It's a cliché to regard any new Blackberry launch these days as the "last throw of the dice".
|Image credit: droid-life.com|
It's not entirely a surprise - the Priv was rumoured for months under the codename Venice, and a move to the Android platform makes sense. BlackBerry 10 suffered from a severe lack of top flight applications and an interface which wasn't quite as intuitive for the general public as the now familiar Android and iOS.
First shown off at Mobile World Congress in Barcelona, the BlackBerry Priv — Priv standing for Privacy and Privilege — is a new BlackBerry device, featuring a slide-out portrait keyboard and running Google's Android OS (in this case 5.1.1 Lollipop) — the first device from BlackBerry to do so.
Prior to introducing the hybrid device, CEO John Chen labelled it as the deciding factor for either a full-house or a no-show for BlackBerry: If the BlackBerry Priv sales figures achieve the 5 million unit sales benchmark - BlackBerry stays in the smartphone market and if it doesn’t, then the company ceases to make more phones.
The BlackBerry story:
If one looks at the history of BlackBerry, the company once enjoyed the status of being the handset of choice across enterprises; but as the competition stiffened with rivals like Samsung and Apple(with vast app stores and big screens), BlackBerry started to gradually lose its share in the phone market and kept on posting repeated losses. Its story isn’t all that foreign. Isn’t it quite similar to what happened to Nokia, one of the biggest tech giants which took a drastic fall due to its reluctance to incorporate any innovation in their products (when Android was slowly gaining pace) and having a blind faith solely on their brand name?
BlackBerry went through the same thing, with only a slight change. Although, Nokia was somewhat able to redeem itself (all thanks to Microsoft); Blackberry was never able to rise from the ashes. Although it did come up with a new product now and then, and manage to turn a few heads, per se, none of the products ever garnered enough interest to bring it back to its former glory.The firm, once known as Research in Motion, has had one glimmer of hope in recent times: Blackberry Messenger was unexpectedly popular with teenagers, but even BBM eventually lost out to WhatsApp and Snapchat. Blackberry sales now account for less than 1% of the global smartphone market.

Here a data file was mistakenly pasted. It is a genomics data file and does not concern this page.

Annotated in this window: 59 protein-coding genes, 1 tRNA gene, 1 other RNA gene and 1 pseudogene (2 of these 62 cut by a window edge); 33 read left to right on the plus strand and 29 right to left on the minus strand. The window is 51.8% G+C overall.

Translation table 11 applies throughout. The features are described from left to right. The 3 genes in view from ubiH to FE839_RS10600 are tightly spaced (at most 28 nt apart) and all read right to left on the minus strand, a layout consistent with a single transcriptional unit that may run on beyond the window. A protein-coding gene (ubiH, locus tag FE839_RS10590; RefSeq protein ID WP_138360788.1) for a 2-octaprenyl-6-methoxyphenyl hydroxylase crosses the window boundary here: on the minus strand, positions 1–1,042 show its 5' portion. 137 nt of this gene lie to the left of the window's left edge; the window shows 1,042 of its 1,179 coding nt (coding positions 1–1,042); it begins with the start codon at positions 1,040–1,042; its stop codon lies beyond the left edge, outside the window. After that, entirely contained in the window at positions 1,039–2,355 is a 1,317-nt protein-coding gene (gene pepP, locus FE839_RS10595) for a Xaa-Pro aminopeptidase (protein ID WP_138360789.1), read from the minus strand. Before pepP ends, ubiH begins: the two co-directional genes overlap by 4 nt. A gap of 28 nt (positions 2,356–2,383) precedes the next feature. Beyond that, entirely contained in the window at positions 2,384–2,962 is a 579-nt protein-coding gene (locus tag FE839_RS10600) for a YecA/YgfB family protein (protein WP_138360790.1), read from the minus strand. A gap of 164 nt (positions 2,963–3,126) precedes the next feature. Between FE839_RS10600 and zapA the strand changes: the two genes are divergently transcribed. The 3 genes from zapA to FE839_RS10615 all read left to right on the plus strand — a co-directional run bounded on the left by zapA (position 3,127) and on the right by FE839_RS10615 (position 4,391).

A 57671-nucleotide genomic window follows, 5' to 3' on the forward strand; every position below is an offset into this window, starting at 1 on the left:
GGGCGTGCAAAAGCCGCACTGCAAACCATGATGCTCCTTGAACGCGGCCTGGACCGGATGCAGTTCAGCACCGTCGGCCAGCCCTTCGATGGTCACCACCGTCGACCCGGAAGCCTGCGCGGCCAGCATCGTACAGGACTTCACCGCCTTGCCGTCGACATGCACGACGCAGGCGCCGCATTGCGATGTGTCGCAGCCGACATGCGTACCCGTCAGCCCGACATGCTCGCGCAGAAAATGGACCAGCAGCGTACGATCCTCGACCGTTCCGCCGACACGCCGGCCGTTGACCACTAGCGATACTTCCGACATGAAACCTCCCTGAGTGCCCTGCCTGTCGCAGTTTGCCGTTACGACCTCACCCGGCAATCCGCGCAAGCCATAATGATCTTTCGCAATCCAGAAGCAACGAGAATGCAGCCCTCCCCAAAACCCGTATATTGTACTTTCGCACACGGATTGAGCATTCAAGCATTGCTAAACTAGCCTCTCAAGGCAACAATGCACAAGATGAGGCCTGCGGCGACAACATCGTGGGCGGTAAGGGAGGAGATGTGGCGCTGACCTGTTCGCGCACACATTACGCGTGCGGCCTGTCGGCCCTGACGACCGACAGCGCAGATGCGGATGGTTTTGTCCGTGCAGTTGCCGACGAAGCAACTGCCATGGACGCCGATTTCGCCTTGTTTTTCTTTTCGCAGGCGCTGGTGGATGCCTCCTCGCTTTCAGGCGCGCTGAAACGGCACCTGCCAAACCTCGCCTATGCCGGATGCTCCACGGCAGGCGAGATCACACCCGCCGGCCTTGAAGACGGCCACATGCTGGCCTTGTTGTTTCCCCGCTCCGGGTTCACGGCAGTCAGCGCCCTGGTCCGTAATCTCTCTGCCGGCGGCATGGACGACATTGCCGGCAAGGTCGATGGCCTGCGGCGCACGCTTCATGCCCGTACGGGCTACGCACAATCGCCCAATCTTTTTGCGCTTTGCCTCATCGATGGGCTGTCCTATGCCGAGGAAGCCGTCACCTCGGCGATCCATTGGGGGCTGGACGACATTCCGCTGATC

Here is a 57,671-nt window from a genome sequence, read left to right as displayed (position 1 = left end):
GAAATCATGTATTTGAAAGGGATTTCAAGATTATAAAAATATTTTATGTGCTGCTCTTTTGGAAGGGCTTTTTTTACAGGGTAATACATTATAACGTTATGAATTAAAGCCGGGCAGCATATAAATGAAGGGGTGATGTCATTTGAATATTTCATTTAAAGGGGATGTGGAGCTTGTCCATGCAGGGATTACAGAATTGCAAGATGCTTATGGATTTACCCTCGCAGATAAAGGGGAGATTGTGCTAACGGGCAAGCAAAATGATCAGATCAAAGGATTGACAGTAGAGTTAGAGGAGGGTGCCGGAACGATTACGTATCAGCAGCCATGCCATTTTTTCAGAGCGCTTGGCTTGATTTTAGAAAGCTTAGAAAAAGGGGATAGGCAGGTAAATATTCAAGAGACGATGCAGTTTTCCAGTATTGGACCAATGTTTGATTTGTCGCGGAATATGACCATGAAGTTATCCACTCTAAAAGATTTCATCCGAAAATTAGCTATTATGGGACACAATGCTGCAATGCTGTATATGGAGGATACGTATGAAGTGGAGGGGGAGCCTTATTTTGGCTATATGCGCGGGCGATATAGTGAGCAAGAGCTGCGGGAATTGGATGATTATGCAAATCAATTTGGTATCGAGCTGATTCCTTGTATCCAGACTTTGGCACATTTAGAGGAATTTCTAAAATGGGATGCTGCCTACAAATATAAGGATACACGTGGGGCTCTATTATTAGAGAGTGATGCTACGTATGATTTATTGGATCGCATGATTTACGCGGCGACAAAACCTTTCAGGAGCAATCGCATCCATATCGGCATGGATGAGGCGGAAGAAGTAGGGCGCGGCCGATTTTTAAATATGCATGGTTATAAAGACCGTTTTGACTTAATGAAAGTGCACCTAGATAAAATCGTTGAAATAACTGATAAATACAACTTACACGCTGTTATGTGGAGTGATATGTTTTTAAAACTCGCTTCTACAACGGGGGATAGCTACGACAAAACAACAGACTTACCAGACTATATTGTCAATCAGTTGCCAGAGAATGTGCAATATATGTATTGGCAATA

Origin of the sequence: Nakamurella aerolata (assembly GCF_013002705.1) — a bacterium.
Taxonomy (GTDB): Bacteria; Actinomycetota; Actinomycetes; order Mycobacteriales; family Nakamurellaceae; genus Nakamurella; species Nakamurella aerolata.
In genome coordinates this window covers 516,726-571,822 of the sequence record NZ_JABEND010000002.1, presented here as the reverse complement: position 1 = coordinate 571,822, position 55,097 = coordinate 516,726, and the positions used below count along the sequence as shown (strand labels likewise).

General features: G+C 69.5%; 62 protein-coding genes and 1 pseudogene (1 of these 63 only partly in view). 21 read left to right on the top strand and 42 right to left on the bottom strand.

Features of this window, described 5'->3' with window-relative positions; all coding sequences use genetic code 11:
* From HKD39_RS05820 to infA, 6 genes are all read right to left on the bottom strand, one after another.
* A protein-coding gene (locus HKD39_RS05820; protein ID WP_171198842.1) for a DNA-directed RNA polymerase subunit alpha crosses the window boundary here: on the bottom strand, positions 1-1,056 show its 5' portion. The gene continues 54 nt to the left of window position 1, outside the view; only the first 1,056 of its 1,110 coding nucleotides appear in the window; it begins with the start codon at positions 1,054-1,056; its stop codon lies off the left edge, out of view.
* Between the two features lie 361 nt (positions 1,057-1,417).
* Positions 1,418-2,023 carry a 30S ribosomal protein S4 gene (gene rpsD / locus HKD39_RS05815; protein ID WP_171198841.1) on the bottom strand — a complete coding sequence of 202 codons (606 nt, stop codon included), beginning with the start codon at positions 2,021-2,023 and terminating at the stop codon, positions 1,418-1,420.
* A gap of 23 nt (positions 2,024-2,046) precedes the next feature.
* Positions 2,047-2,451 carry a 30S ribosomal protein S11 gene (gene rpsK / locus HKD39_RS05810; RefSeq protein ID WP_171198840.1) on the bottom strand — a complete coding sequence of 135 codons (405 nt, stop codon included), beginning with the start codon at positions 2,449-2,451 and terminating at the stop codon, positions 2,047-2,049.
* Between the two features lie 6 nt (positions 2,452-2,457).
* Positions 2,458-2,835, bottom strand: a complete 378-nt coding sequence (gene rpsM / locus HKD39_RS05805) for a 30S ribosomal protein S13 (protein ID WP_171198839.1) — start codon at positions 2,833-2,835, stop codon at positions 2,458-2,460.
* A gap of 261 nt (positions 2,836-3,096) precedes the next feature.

Now with the new Blackberry Priv released just a few days back; the fate of Blackberry is yet to be seen.
Here is a quick look at the phone’s features:-
5.4-inch WQHD (2560×1440) display with AMOLED resolution, and is powered by a 1.8 GHz hexacore Qualcomm Snapdragon 808 processor, 3GB RAM and 32GB of internal memory (expandable by up to 2TB). The single SIM 4G phone runs on Android Lollipop OS and sports 18MP rear and 2MP front camera with 3,410 mAh battery.
BlackBerry has deeply integrated its own services and made a few tweaks to the interface. It has also integrated several security features to make the Priv presumably one of the more secure Android devices available today. Also, it will not let users install third party launchers or apps from unverified sources.
The Verdict is out:-
A new BlackBerry might be able to stir nostalgia among the earlier loyalists of the BlackBerry brand, some of whom have already made the switch to the more popular platforms, but it is hard to predict a switch back to BlackBerry through Priv.
Priv has the potential to plug a big gap in the Android juggernaut, that of devices with good keypad support for those who don’t love typing on a touchscreen.Since a physical input mechanism is the phone's raison d'etre, the keyboard stands up to the expectations.
In the last few years, the new smartphone players, mostly based in China, have quickly carved a niche for themselves in a market with their affordable handsets.In such a situation, a device like the Priv – a BlackBerry product with the Google software - is like 'just another Android phone' with a price tag of Rs 62,990 (which is a deal breaker).
The fact that BlackBerry is trying to win back share with a mass-market device that costs significantly more than its established rivals strikes me as risky, and perhaps overly optimistic.
Has Blackberry finally brought a game-changer to the market or is it is too little & too late?
Article by Rishibha Tuteja
Last minute Blogger, fangirl by profession. A Bibliophile by heart, Tech–Enthusiast by choice.
She breathes dreams like air and can be reached at https://twitter.com/BibliophileRish